At least two cities in Hidalgo County received a letter from U.S. Customs and Border Protection this week requesting access to land, another signal of movement in the construction of President Donald Trump’s border wall.
The cities of Mission and Donna received a letter requesting “permission” to enter a portion of city-owned property for “border security tactical infrastructure, such as border walls, lighting, and roads.
“We hope that you and other landowners in the Rio Grande Valley will assist us in our strategic efforts to secure our nation’s borders,” the letter read.
The Donna City Council approved CBP’s request during a special meeting Monday, and the Mission City Council has not taken up the item.
Included in the letter was a Right of Entry for Survey and Site Assessment document, a legal formality allowing the federal government access to land for environmental assessments, surveys and removing soil, among other permissions for a period of 18 months.
While the Mission City Council was one of a handful of Valley local governments to pass a resolution this past fall opposing the construction of a border wall, the Donna City Council did not.
Border fencing, though, already exists along most of the southern end of Donna.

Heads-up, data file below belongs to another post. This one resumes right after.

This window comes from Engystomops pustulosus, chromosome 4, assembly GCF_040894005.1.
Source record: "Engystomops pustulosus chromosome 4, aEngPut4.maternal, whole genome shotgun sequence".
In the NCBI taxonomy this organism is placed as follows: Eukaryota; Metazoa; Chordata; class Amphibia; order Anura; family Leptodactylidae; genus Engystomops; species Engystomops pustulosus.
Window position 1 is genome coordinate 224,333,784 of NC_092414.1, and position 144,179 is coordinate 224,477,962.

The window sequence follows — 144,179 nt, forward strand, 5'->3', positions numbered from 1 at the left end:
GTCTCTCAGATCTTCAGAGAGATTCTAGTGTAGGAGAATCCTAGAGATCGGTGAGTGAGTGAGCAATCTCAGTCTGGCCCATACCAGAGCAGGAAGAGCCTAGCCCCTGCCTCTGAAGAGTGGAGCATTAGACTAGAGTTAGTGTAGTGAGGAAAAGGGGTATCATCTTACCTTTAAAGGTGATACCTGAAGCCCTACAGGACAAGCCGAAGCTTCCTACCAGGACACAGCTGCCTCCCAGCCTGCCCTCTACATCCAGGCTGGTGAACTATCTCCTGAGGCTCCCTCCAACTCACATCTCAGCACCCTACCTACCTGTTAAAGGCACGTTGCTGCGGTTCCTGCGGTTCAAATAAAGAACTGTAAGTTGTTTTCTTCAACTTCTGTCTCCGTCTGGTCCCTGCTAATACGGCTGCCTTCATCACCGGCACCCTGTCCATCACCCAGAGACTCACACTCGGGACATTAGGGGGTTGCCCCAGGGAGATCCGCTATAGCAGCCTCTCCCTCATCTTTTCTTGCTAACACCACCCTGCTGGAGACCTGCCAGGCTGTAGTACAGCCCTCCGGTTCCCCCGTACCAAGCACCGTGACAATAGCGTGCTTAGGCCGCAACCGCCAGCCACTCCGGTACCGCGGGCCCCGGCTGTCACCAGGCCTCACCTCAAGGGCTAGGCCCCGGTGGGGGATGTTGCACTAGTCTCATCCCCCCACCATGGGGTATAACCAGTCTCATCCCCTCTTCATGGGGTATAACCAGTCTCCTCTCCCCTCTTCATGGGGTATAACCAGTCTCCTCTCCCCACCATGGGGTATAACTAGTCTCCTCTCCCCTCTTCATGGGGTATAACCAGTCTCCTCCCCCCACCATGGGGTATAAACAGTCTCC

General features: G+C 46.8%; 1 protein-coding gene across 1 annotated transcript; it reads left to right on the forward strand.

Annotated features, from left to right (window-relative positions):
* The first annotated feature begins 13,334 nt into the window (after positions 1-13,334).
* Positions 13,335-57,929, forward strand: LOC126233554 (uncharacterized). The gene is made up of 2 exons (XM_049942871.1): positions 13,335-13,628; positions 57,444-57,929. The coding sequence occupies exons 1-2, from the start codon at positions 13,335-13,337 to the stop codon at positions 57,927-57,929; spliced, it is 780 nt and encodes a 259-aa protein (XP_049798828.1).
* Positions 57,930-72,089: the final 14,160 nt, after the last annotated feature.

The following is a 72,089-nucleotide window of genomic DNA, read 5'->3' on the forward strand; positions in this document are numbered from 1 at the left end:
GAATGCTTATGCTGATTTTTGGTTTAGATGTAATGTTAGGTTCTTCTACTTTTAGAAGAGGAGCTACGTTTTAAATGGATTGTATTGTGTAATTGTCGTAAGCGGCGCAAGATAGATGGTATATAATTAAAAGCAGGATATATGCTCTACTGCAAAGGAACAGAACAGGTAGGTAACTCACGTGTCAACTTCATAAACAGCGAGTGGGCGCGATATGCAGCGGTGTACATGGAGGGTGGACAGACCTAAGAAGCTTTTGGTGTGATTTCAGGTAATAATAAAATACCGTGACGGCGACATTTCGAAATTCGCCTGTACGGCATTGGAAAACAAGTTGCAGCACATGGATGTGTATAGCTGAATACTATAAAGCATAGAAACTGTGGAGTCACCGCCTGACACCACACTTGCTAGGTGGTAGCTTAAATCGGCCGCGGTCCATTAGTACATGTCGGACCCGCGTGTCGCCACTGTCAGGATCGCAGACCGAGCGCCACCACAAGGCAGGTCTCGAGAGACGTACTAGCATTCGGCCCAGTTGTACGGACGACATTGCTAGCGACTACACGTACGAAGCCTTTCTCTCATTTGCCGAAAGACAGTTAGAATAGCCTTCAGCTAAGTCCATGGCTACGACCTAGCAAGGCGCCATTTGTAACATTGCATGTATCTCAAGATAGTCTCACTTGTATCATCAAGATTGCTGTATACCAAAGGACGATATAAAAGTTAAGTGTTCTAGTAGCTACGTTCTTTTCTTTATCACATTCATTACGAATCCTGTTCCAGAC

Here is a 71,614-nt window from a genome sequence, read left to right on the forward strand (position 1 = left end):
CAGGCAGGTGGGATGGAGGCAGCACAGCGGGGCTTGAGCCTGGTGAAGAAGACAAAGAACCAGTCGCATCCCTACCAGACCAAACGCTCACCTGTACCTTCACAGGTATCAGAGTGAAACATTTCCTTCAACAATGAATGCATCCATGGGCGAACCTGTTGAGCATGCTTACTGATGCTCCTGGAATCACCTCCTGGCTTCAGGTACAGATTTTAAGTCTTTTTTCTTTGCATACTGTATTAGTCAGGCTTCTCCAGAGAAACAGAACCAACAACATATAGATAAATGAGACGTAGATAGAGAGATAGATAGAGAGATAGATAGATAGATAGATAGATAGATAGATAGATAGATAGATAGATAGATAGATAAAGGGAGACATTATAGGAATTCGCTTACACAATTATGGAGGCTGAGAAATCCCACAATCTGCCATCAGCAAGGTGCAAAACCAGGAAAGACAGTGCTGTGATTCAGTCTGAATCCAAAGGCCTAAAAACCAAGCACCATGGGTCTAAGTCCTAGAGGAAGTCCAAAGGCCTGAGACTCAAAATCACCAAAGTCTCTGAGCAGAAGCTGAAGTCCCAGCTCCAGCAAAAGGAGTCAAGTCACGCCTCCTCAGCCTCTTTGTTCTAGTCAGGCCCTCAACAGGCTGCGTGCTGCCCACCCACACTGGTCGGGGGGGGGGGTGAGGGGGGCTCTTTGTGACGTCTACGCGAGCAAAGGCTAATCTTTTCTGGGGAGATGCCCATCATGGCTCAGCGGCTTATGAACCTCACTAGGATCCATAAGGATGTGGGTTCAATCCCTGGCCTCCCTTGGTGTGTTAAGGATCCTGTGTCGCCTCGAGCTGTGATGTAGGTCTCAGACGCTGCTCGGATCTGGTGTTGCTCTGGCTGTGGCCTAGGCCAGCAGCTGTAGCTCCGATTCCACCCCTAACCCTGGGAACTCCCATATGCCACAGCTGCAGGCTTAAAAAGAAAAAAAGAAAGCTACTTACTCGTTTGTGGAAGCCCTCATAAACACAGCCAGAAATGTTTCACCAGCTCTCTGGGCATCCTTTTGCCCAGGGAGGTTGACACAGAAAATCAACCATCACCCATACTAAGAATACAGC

Mission City Manager Martin Garza said CBP’s access request deals, not with city property but rather land owned by the Catholic Diocese of Brownsville, which owns several pieces of property in the area.
Spokeswoman Brenda Nettles Riojas confirmed that the diocese received access requests for neighboring Juan Diego Academy and La Lomita, a historic chapel and the city’s namesake, located along Levee Road just feet from the Rio Grande.
“Our attorney is currently reviewing the request so we can determine how best to proceed,” Riojas said.
It remains unclear what type of infrastructure could be placed on the requested land in Donna and Mission.
Last month, CBP Acting Deputy Commissioner Ronald Vitello said the agency plans to install 35 new gates along 55 miles of existing border wall to close “critical gaps” in the RGV sector, in addition to building 25 miles of new levee wall in Hidalgo County.
Vitello, who described the RGV sector as a priority area, added that CBP plans to replace 47 miles of “dilapidated border fencing with new border wall system in various locations along the southwest border.”
Congress approved $1.57 billion for new border infrastructure construction for fiscal year 2018, which began in October.
The same day Donna city councilmen approved CBP’s access request, Starr County officials met with U.S. Border Patrol and CBP representatives to discuss “Right of Entry for Survey and Site Assessments” that will be sent to local landowners in the next three weeks requesting access to their private property.
The number of landowners in Hidalgo and Starr counties that will be impacted by the path of border wall construction remains undisclosed.
The cities of Pharr, Progreso Lakes, Los Indios and San Benito — all of which own property near the Rio Grande including portions of international bridges — have not received the letter sent to Donna and Mission.